There’s also the increased risk of social isolation, although interruptions can be bad for your productivity. A lot of times those interruptions are very well needed little breaks and little social interactions with your team. And we know that social support is a huge buffer against burnout caused by long working hours and high pressure work. And so not having that can put a real risk to individuals working and just like we can get better work life integration.
It’s also, you know, the risk that we don’t have those boundaries between work and life as I talked about. And I think from an organizational perspective, a lot of organizations who haven’t been doing remote work up to this point, there is a cultural element of people saying, Oh well we need more face time. We need to get our work done. And getting work done means being, you know, having that Face time and there’s also this element of making sure people are working. So from an organizational perspective, not having that Face time might seem like a negative.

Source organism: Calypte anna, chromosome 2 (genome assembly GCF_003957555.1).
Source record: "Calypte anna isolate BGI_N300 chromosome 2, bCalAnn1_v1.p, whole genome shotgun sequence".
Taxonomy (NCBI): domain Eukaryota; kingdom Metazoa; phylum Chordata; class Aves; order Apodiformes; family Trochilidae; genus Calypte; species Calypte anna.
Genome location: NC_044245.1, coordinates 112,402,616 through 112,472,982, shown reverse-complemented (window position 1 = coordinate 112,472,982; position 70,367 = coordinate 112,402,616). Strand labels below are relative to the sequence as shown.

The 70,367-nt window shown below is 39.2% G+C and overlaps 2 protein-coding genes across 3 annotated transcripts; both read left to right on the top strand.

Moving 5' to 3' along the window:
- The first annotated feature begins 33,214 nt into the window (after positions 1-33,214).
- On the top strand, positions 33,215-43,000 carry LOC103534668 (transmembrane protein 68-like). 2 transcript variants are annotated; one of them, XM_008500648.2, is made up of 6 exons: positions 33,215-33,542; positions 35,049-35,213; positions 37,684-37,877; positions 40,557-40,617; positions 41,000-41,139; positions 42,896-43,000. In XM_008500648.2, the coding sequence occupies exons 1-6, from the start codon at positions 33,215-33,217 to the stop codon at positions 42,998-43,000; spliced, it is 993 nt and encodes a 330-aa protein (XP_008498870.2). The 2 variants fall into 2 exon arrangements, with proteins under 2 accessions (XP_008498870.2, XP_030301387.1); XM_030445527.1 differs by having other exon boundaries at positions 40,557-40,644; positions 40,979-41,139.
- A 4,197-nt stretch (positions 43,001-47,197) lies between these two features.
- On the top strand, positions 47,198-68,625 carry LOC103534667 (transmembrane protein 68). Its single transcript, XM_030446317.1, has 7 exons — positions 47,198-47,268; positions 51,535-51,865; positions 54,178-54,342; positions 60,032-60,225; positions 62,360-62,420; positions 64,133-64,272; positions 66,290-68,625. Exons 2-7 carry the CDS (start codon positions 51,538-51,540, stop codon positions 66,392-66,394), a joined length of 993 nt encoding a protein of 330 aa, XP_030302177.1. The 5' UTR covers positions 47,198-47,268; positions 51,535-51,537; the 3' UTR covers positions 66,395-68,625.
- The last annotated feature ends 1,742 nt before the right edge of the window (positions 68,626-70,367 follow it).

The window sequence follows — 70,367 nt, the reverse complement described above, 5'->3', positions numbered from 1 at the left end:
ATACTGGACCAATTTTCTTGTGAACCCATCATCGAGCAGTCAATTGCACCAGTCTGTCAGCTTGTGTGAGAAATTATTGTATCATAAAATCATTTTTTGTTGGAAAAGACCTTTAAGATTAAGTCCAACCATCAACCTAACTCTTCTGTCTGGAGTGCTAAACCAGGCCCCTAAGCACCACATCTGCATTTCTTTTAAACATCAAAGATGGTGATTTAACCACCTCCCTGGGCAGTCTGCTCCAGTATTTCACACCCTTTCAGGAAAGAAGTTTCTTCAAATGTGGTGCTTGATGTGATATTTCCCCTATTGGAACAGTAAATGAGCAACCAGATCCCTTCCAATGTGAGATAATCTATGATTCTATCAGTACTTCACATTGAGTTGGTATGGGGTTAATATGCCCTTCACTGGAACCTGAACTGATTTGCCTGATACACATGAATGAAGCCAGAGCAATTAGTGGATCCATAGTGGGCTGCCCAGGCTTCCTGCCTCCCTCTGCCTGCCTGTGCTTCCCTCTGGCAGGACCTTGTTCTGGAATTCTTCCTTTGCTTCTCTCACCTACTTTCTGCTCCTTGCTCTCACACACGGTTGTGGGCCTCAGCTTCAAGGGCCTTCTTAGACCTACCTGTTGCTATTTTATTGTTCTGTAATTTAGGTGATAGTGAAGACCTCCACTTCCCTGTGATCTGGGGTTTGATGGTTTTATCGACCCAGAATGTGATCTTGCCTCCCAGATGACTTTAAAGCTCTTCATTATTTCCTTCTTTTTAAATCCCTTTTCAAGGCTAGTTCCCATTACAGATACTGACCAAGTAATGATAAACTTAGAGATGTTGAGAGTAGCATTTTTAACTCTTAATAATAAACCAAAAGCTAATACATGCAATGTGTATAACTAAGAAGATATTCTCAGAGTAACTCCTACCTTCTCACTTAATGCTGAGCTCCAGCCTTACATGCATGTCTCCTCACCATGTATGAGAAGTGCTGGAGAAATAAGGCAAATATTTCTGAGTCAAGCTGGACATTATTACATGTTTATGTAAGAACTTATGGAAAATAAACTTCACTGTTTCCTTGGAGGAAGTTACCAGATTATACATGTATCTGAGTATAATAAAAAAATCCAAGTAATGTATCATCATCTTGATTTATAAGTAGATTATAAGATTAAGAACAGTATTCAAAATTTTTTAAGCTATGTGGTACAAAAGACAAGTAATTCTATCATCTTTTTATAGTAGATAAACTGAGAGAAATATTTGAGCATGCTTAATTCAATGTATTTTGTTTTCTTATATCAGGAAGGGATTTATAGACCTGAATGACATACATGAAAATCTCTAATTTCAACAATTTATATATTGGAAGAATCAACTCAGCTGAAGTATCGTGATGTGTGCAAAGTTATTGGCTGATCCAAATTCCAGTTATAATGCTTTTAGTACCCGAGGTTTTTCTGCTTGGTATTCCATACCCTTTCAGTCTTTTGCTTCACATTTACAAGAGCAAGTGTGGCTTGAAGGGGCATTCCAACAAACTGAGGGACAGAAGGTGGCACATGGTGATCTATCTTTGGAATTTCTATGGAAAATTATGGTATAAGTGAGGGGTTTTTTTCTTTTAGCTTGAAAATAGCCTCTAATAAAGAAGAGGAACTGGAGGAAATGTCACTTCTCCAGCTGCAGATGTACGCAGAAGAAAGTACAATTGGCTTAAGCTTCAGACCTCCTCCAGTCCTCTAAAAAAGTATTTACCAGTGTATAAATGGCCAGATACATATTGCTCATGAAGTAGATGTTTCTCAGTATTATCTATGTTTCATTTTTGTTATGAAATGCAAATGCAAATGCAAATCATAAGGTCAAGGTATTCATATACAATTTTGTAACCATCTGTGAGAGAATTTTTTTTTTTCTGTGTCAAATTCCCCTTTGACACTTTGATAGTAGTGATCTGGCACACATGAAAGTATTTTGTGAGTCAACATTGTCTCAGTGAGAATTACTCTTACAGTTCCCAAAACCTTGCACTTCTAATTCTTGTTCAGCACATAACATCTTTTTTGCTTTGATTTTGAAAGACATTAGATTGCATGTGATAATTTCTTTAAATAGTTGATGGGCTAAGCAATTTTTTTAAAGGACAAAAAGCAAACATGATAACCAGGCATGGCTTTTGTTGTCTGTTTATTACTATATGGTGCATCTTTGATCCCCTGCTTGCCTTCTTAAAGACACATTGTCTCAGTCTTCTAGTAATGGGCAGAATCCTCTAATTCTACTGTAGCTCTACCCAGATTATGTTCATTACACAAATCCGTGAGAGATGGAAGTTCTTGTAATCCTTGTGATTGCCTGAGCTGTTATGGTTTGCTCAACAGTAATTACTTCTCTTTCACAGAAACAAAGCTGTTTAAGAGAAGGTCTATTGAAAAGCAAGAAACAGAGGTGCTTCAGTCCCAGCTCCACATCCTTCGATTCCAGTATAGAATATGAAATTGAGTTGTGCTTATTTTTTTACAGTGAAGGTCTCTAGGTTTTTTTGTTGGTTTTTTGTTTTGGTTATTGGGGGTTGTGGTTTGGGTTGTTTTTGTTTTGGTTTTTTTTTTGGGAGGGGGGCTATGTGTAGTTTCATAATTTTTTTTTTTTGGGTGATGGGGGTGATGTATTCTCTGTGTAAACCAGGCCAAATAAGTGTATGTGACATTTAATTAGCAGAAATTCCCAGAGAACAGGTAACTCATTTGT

And then as well there’s reduced access to information. One of the things when you’re physically in the same office is you have these informal conversations where you learn things about your work, where you share information informally that you might not be getting through email or through a formal meeting. So you’re cutting off that vehicle of information flow that was once there before.
And I think the other important thing is even in meetings we often get information through what people are saying, but there’s also that implicit communication or that informal communication that happens.
There’s nonverbal communication that you can understand if someone’s upset or how they’re feeling by being in person. So that is something that we don’t have.